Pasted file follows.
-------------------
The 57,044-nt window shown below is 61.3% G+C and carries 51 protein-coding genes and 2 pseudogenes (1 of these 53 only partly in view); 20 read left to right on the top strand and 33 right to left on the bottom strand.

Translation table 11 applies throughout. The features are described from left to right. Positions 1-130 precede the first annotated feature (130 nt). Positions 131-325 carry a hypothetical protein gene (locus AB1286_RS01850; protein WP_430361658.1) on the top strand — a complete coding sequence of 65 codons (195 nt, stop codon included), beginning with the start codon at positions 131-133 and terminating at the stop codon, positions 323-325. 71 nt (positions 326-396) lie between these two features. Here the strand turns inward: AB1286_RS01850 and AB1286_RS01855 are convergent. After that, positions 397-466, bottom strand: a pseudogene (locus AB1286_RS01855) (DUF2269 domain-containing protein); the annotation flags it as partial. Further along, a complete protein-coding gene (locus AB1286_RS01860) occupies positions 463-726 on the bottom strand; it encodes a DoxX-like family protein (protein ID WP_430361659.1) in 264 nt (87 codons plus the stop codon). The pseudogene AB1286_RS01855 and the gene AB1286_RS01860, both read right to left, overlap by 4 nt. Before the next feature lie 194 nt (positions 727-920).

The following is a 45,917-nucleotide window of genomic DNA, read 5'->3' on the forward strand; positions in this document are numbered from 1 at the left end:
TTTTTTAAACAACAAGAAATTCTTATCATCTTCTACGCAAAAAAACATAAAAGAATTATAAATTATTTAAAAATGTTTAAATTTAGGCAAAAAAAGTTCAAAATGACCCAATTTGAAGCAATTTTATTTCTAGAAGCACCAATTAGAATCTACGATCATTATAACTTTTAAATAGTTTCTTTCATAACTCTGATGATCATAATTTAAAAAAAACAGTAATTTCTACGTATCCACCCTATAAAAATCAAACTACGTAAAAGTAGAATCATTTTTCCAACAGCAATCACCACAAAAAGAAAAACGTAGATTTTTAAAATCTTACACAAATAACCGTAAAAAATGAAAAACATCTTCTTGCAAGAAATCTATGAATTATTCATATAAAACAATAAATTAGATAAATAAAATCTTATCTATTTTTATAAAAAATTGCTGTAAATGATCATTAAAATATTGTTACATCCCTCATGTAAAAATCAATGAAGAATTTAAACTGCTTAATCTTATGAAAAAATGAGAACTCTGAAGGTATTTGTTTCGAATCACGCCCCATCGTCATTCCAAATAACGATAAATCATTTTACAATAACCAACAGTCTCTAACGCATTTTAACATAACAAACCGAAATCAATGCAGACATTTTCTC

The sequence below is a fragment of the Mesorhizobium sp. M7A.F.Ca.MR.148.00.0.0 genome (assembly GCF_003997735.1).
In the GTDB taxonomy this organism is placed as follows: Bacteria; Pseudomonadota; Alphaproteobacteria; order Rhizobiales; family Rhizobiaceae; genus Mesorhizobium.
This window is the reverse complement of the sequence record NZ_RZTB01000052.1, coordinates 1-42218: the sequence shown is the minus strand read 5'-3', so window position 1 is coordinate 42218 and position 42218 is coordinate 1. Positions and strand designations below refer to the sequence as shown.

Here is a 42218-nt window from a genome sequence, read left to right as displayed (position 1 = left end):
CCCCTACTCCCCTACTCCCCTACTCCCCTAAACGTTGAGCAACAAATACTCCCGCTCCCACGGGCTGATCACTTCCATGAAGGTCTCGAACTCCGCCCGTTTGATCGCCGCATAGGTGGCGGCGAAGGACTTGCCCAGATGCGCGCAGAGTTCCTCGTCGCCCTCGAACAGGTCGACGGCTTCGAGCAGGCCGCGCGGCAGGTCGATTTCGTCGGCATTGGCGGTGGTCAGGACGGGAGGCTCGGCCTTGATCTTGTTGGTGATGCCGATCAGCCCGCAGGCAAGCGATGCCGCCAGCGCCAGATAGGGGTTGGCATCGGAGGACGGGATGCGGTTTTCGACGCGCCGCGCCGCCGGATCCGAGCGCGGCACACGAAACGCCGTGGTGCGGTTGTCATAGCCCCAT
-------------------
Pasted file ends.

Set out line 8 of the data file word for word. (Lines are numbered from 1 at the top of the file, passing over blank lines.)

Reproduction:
Here is a 42218-nt window from a genome sequence, read left to right as displayed (position 1 = left end):